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Old 09-15-2018, 12:24 PM
Discusted Discusted is offline
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Default Wait... Do we pull into the Left Chest or Right Chest?

So I was just watching some slow mo disc golf drives to help me with a problem I noticed in the field yesterday. My issue was that sometimes I'd not get into the bent elbow power pocket position. Seems as I come in from the reachback I sometimes miss getting that elbow bent and end up just throwing with a slightly bent at the elbow arm. So watching the slow motion drives video of pros I noticed that when they do the "wide-narrow-wide" pull through, it seems like it gets "narrow" and the elbow gets bent when the Disc is at the LEFT chest (or before). I've always tried to get my disc close to the RIGHT chest (probably because my understanding of the power pocket comes from the Beato Drill). See what I mean here:

So at exactly 11s here:
https://youtu.be/GfjiaZ9DvXQ?t=11s

You see that the elbow is bent, and the Disc's path is already at the "narrow" part of "wide-narrow-wide" while the Disc is at the Left Chest. From here the body continues to rotate bringing the Disc to the Right Chest, and then the elbow looks like it unhinges from there. This makes it seem to me that from reachback, I should be pull into my LEFT chest. Am I thinking about this right?

Oh you can also see what I'm talking about in this GIF here:

Looks like the Disc's path has narrowed/pulled into left chest, before hitting the right chest power pocket.
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Last edited by Discusted; 09-15-2018 at 12:29 PM.
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Old 09-15-2018, 12:47 PM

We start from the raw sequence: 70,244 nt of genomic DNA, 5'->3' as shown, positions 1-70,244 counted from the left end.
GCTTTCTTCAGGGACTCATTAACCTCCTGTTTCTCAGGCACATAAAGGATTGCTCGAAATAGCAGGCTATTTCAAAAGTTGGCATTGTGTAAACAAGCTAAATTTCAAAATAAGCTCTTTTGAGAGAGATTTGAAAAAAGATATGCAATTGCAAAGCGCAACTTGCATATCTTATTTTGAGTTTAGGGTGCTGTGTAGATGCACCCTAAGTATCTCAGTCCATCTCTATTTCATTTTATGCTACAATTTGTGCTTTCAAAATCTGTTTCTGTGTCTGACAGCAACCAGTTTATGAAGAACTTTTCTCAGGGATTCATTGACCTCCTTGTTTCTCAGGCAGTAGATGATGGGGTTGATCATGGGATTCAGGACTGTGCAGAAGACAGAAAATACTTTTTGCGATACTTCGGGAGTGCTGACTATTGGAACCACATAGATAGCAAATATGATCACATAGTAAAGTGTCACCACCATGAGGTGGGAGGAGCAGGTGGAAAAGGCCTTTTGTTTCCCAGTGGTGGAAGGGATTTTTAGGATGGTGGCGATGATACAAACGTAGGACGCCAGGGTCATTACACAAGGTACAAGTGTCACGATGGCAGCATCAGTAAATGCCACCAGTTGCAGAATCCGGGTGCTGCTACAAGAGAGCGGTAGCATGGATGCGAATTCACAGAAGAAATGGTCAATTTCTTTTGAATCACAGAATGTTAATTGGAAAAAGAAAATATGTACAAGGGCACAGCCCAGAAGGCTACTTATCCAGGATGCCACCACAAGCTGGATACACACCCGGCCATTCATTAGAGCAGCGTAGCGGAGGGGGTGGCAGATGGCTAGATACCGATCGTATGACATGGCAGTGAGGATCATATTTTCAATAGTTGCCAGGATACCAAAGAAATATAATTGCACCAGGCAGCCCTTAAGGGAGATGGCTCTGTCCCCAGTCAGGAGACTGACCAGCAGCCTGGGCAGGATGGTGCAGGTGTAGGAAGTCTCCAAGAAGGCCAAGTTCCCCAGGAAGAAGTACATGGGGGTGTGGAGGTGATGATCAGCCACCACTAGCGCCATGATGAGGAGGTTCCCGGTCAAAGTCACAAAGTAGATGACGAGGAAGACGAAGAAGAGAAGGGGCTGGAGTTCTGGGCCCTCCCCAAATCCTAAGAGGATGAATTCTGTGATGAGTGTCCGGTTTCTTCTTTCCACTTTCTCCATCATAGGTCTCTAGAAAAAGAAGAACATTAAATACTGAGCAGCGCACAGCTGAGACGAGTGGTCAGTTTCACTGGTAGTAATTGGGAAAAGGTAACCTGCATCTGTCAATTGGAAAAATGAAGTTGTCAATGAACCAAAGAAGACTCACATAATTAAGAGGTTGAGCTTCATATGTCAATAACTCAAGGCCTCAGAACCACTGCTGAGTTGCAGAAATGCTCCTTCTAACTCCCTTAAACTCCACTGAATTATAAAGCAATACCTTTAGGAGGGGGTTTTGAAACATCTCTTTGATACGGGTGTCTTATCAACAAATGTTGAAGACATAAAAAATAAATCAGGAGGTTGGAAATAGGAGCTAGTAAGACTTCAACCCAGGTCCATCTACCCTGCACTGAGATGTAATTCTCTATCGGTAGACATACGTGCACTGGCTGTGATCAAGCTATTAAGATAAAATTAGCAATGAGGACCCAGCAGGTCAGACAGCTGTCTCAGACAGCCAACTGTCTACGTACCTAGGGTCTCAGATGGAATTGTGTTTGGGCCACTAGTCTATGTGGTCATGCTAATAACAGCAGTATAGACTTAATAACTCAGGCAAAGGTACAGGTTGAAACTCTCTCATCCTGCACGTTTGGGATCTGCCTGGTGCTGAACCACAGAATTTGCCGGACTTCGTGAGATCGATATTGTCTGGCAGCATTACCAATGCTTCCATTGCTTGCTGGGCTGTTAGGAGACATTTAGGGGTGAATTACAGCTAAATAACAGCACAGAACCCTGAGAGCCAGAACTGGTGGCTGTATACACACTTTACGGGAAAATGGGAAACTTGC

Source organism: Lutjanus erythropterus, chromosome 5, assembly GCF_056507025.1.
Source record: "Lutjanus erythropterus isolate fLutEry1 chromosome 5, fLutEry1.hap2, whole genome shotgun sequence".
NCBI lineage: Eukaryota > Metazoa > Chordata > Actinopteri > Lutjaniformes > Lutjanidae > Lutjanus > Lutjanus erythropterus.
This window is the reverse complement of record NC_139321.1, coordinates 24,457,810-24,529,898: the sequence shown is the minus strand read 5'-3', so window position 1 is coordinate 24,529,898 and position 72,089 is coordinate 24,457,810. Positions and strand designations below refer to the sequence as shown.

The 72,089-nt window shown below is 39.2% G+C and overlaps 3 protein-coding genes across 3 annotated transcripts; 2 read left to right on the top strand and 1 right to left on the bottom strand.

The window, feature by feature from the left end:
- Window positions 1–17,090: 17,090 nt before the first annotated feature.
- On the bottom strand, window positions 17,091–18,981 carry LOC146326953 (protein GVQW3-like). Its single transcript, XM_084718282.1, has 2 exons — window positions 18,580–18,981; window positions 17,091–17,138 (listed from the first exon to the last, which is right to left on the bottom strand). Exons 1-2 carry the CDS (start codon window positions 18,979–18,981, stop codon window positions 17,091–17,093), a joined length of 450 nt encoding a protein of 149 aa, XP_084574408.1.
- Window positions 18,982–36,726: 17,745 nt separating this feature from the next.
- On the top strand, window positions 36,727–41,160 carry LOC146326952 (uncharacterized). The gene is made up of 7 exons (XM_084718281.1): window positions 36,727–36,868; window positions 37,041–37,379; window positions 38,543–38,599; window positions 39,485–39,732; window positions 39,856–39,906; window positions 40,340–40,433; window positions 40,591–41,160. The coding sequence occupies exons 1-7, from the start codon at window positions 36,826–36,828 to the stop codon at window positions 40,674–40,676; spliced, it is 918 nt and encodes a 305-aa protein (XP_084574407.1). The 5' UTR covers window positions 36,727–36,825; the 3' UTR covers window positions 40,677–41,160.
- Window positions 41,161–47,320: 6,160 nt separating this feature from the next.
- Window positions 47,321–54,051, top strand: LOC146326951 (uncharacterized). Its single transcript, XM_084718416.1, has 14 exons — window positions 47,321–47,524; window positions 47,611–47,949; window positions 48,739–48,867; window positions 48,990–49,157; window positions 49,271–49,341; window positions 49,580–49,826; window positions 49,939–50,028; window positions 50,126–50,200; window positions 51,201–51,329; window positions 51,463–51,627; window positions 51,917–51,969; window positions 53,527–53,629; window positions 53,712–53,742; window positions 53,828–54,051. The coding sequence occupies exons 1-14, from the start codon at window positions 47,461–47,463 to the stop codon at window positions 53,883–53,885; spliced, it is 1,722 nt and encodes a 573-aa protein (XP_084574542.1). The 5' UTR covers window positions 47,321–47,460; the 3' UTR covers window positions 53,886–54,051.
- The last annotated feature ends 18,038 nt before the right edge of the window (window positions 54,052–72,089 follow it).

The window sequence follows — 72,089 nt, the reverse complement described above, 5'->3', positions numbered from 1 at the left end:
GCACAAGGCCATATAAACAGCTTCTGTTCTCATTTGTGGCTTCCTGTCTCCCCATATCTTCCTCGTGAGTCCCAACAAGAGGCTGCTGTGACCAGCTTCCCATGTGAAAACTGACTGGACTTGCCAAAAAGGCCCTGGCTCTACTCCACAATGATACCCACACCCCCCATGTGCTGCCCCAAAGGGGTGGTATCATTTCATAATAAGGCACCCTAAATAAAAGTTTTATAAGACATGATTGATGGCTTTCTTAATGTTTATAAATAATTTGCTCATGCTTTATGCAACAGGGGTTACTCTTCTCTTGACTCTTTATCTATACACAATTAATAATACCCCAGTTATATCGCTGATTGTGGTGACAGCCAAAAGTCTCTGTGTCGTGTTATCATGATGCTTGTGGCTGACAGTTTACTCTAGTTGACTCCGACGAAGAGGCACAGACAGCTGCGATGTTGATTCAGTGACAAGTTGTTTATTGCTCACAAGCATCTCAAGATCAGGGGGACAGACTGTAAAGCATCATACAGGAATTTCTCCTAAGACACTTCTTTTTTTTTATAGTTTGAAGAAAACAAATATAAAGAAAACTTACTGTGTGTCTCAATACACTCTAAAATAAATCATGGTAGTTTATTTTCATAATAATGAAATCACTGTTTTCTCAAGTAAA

slowplastic slowplastic is offline
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I would say this is a case of feel ain't real...if you pull toward your right chest you get to that position as your torso gets out of the way. If you pull toward your left chest when you're at max backswing you'll pull at your torso/spine and get jammed up. Experiment with the feel from your perspective.

Just don't bounce the disc off your left chest, that's the worst.

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Old 09-15-2018, 01:19 PM
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...

Just don't bounce the disc off your left chest, that's the worst.
And how does one prevent this? Asking for a friend.
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Old 09-15-2018, 01:28 PM
slowplastic slowplastic is offline
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And how does one prevent this? Asking for a friend.
I find it happens more often if I drift right to left on the teepad, it puts my body in the way of the shot so the disc tries to go "through" me. Also if I do too fast of an X-step for my skills, then I can't keep my torso and upper arm "tight enough" or with me, so they lag behind and the disc does crazy things.

Basically the better your balance the disc should have room to swing it seems.
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Old 09-15-2018, 01:47 PM
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Originally Posted by slowplastic View Post